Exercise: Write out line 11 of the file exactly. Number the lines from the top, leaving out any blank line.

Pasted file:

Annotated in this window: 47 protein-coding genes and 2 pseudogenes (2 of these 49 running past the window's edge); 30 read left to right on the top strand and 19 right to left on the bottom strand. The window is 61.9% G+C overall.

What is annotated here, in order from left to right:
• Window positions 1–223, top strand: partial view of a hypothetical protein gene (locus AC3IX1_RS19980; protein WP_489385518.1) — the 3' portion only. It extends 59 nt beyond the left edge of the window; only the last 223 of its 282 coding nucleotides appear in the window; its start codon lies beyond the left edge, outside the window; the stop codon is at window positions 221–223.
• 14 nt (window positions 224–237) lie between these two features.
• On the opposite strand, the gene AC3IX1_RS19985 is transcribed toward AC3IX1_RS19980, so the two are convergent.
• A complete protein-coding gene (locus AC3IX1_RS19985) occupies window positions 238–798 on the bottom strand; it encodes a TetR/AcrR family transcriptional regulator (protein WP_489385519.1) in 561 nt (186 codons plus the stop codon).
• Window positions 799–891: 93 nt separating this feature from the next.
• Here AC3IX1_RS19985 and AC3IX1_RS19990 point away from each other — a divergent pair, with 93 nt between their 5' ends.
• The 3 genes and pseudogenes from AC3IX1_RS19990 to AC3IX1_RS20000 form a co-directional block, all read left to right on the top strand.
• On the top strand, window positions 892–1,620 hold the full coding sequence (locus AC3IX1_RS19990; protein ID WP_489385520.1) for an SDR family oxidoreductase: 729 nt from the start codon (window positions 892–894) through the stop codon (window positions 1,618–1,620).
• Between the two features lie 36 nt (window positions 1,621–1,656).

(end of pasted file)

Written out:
• Between the two features lie 36 nt (window positions 1,621–1,656).